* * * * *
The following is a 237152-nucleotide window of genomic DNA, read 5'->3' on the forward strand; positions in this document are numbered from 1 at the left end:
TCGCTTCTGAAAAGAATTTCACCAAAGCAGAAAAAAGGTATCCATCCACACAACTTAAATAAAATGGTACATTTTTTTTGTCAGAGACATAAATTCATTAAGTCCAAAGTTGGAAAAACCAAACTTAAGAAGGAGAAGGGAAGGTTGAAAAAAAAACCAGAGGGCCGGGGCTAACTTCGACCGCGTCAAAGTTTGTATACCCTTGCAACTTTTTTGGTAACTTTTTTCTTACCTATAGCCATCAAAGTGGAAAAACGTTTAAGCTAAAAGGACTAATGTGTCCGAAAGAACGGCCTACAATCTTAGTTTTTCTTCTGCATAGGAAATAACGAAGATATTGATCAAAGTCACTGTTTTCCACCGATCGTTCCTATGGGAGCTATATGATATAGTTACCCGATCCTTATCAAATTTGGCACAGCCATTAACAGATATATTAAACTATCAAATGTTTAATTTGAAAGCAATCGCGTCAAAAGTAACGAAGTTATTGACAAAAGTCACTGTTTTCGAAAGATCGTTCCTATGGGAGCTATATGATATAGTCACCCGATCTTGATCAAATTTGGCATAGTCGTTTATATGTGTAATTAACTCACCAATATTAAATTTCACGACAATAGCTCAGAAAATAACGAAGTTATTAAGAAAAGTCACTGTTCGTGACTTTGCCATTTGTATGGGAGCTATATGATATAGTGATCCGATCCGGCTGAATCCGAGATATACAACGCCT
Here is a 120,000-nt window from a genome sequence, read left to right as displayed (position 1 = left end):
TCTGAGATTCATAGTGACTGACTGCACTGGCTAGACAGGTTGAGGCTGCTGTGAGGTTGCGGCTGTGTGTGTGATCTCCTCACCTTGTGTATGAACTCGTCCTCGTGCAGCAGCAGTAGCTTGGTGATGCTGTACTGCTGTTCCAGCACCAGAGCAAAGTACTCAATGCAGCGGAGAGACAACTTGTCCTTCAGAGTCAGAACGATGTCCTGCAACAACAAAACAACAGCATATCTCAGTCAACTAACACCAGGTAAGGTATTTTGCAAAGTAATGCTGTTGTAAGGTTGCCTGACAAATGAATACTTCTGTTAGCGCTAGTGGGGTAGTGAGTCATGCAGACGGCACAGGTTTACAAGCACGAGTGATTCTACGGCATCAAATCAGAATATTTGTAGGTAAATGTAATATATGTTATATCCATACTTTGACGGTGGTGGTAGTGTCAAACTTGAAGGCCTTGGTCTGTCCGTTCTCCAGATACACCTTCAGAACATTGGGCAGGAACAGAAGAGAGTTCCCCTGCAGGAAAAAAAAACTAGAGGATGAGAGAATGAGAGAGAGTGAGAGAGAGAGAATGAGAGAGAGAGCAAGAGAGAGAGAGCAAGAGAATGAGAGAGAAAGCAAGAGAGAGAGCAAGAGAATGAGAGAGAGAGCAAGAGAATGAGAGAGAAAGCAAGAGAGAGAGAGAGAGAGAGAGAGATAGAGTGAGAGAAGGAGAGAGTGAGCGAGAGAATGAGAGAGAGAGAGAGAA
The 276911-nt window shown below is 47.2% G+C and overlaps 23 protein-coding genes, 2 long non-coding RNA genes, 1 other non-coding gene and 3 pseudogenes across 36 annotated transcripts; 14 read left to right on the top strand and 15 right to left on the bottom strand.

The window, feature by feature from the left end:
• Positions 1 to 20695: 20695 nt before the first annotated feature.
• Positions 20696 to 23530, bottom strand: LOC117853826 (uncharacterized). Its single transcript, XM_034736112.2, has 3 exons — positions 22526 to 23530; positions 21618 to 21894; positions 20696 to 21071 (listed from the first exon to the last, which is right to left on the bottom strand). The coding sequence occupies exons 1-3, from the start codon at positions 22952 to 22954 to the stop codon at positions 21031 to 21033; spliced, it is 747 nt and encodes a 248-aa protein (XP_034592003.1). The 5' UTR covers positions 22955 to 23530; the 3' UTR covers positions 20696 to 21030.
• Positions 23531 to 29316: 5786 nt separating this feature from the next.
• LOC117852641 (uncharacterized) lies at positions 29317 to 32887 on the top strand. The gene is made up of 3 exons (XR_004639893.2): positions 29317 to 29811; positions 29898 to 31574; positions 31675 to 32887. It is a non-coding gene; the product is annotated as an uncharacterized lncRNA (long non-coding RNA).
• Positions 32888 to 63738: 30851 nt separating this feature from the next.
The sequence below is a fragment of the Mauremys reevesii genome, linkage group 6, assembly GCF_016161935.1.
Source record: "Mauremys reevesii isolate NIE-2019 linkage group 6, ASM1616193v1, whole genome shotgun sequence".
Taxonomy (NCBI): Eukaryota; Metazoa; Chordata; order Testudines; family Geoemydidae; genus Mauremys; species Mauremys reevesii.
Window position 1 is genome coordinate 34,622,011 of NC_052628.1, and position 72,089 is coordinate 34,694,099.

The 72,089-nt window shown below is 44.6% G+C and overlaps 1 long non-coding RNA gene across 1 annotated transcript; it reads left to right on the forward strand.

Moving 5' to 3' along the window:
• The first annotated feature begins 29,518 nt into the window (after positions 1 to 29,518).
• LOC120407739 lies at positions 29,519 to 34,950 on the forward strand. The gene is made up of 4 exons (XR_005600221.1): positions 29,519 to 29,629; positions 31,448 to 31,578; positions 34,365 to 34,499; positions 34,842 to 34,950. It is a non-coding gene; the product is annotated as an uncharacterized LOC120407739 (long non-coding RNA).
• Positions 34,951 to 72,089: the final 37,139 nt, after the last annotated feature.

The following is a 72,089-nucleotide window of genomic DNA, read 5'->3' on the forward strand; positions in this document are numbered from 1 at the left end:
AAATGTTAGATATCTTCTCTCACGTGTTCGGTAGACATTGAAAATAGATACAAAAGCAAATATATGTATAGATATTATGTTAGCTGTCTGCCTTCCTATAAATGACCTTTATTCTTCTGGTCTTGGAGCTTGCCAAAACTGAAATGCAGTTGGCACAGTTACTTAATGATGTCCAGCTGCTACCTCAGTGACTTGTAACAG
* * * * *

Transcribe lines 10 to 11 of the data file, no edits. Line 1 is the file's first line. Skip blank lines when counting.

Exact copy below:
• LOC117852641 (uncharacterized) lies at positions 29317 to 32887 on the top strand. The gene is made up of 3 exons (XR_004639893.2): positions 29317 to 29811; positions 29898 to 31574; positions 31675 to 32887. It is a non-coding gene; the product is annotated as an uncharacterized lncRNA (long non-coding RNA).
• Positions 32888 to 63738: 30851 nt separating this feature from the next.